I was nine years old when Hank Aaron hit his 715th home run. As a baseball fan, this event is as clear in my memory today as it was 46 years ago. The Atlanta Braves were and still are, the team of the south and at that time their weren’t a lot of reason to be excited about Atlanta Braves baseball. But for two seasons, starting in 1973, all eyes were on one man; Hank Aaron and his pursuit to pass Babe Ruth.
At the beginning on the 1973 season, Hank Aaron needed 42 home runs to pass the all-time record. Our paper published a daily update that tracked Hank’s progress throughout the season. I was obsessed. Wake up, race down and get the paper. Go straight to the Sports section and see what happened the night before. At school, I had a Hank Aaron notebook, binder, note pad and pencils. It was all Hank, all the time for me.
Remarkably, Hank finished he 1973 season with 713 home runs. He had hit 40 on the season but fell two short of breaking the mark. Needless to say, opening day of the 1974 season could not come soon enough. On April 4, 1974, I vividly racing home on my walk from school to turn on the game. Luckily we had cable and I made it in time to see 714 leave the bat and fly into the seats, tying Babe Ruth for the record.
Now it was here, Hank Aaron stood at the precipice of a new home run record but it would be four long days until he hit 715. This night too stands out clearly. It was April, 8th and the the game was on at night; a school night no less. But that night, I stayed up and was able to see to record breaking home run. My dad, who was responsible for my baseball fever, was out of town but kept score of the game and presented me with the scorecard upon his return. He realized just how big a deal this was.
As a child , I was never aware of the racism and incredible pressure Hank Aaron faced as he worked to break the record. In a 1990 interview, Aaron indicated just how much the racism had affected him and his love of the game: “April 8, 1974, really led up to turning me off on baseball.”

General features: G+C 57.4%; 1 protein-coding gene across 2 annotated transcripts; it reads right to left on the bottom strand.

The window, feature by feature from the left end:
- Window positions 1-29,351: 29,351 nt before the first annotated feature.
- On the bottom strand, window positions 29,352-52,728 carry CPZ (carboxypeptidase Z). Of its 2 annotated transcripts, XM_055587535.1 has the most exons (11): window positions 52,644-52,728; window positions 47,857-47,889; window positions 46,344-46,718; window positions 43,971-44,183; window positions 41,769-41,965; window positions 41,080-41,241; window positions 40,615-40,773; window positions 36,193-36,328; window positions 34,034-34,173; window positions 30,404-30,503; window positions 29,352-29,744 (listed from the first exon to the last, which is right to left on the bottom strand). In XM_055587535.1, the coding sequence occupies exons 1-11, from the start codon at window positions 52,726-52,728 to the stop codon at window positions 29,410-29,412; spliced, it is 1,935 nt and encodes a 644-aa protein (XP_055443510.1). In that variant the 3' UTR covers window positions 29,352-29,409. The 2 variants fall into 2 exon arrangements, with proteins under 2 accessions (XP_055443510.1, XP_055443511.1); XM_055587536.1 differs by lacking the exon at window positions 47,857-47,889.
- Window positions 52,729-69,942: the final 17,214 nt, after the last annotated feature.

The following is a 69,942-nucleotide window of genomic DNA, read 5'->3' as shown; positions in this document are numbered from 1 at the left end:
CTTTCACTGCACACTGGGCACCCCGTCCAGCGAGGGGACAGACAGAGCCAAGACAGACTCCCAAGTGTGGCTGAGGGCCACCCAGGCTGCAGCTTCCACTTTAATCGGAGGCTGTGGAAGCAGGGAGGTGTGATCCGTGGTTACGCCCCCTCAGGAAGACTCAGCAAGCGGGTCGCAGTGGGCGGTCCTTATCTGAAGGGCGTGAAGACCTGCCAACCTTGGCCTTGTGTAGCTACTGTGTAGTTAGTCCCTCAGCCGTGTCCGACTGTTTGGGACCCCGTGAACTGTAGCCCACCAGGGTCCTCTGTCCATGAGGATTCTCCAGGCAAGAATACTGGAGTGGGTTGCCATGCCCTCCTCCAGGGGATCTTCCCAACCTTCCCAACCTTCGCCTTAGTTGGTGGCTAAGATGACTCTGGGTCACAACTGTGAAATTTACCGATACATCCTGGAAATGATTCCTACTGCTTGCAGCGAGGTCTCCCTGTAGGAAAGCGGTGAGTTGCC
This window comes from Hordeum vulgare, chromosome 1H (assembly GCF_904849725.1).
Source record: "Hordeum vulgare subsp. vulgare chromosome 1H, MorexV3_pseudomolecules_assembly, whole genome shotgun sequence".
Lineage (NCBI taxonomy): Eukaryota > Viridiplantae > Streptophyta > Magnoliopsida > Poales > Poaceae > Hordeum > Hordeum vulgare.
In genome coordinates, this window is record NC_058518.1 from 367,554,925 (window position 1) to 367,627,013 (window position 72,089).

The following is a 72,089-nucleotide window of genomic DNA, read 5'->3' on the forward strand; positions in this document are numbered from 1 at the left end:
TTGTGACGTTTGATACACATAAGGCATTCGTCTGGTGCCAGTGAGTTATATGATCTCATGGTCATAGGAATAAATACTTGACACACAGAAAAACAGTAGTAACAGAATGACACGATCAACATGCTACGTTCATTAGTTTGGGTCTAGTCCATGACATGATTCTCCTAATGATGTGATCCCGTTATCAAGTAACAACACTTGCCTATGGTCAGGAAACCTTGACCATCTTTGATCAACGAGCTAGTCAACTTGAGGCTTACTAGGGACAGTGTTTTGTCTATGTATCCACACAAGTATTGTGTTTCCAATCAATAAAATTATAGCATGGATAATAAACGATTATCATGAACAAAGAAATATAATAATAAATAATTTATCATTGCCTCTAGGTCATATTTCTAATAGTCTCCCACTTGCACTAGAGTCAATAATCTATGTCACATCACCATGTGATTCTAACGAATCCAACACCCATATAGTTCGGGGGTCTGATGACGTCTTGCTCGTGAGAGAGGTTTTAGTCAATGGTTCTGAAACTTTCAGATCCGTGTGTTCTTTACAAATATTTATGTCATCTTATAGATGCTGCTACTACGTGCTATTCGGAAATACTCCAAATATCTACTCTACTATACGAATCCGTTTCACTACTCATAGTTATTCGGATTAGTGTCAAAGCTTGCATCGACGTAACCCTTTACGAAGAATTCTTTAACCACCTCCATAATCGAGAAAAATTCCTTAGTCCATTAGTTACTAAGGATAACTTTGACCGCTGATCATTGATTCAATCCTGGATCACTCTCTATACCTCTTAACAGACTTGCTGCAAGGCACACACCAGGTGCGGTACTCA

“It really made me see for the first time a clear picture of what this country is about,” he said. “My kids had to live like they were in prison because of kidnap threats, and I had to live like a pig in a slaughter camp. I had to duck. I had to go out the back door of the ball parks. I had to have a police escort with me all the time. I was getting threatening letters every single day. All of these things have put a bad taste in my mouth, and it won’t go away. They carved a piece of my heart away.”
Luckily, Aaron came back to baseball. One of my favorite parts of the past few seasons were when he would join the broadcast booth for Braves games. His stories of playing with Jackie Robinson and players that seem to be part of MLB legend were incredible. Aaron was a link to that past and his absence will be felt wherever baseball is played.
“I never wanted them to forget Babe Ruth,” Aaron said. “I just wanted them to remember Henry Aaron.”
I will be honest, I had not thought of Aaron lately but today’s passing brings back nothing but great memories. Thank you Hank! God bless.
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